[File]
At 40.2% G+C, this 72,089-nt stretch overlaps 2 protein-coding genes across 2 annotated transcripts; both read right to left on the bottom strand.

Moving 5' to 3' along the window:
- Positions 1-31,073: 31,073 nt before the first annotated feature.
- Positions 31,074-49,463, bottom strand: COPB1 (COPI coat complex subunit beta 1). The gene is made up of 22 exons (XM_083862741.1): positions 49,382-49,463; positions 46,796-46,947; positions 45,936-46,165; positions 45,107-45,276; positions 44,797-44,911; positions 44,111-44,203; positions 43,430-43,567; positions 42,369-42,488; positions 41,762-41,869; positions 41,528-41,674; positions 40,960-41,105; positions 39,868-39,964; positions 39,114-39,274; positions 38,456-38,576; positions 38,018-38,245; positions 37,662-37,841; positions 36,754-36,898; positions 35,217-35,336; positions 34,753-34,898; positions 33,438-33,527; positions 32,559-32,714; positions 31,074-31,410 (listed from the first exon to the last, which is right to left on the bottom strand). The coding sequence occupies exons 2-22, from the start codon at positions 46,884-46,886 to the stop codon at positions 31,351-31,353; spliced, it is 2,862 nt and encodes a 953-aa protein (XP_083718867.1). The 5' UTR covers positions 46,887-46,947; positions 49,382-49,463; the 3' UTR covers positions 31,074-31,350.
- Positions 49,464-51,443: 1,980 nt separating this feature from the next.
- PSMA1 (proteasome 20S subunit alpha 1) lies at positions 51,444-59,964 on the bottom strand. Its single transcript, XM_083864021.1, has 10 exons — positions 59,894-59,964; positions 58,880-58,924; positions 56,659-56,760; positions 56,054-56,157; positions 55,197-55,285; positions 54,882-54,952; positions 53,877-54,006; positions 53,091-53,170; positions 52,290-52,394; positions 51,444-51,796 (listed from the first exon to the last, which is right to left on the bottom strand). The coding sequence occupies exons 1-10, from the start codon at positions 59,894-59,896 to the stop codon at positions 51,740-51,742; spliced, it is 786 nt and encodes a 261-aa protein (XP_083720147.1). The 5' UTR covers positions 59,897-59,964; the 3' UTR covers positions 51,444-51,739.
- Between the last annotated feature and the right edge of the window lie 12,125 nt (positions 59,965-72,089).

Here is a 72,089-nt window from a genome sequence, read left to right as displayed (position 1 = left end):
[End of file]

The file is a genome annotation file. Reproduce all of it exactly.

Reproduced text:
At 40.2% G+C, this 72,089-nt stretch overlaps 2 protein-coding genes across 2 annotated transcripts; both read right to left on the bottom strand.

Moving 5' to 3' along the window:
- Positions 1-31,073: 31,073 nt before the first annotated feature.
- Positions 31,074-49,463, bottom strand: COPB1 (COPI coat complex subunit beta 1). The gene is made up of 22 exons (XM_083862741.1): positions 49,382-49,463; positions 46,796-46,947; positions 45,936-46,165; positions 45,107-45,276; positions 44,797-44,911; positions 44,111-44,203; positions 43,430-43,567; positions 42,369-42,488; positions 41,762-41,869; positions 41,528-41,674; positions 40,960-41,105; positions 39,868-39,964; positions 39,114-39,274; positions 38,456-38,576; positions 38,018-38,245; positions 37,662-37,841; positions 36,754-36,898; positions 35,217-35,336; positions 34,753-34,898; positions 33,438-33,527; positions 32,559-32,714; positions 31,074-31,410 (listed from the first exon to the last, which is right to left on the bottom strand). The coding sequence occupies exons 2-22, from the start codon at positions 46,884-46,886 to the stop codon at positions 31,351-31,353; spliced, it is 2,862 nt and encodes a 953-aa protein (XP_083718867.1). The 5' UTR covers positions 46,887-46,947; positions 49,382-49,463; the 3' UTR covers positions 31,074-31,350.
- Positions 49,464-51,443: 1,980 nt separating this feature from the next.
- PSMA1 (proteasome 20S subunit alpha 1) lies at positions 51,444-59,964 on the bottom strand. Its single transcript, XM_083864021.1, has 10 exons — positions 59,894-59,964; positions 58,880-58,924; positions 56,659-56,760; positions 56,054-56,157; positions 55,197-55,285; positions 54,882-54,952; positions 53,877-54,006; positions 53,091-53,170; positions 52,290-52,394; positions 51,444-51,796 (listed from the first exon to the last, which is right to left on the bottom strand). The coding sequence occupies exons 1-10, from the start codon at positions 59,894-59,896 to the stop codon at positions 51,740-51,742; spliced, it is 786 nt and encodes a 261-aa protein (XP_083720147.1). The 5' UTR covers positions 59,897-59,964; the 3' UTR covers positions 51,444-51,739.
- Between the last annotated feature and the right edge of the window lie 12,125 nt (positions 59,965-72,089).

Here is a 72,089-nt window from a genome sequence, read left to right as displayed (position 1 = left end):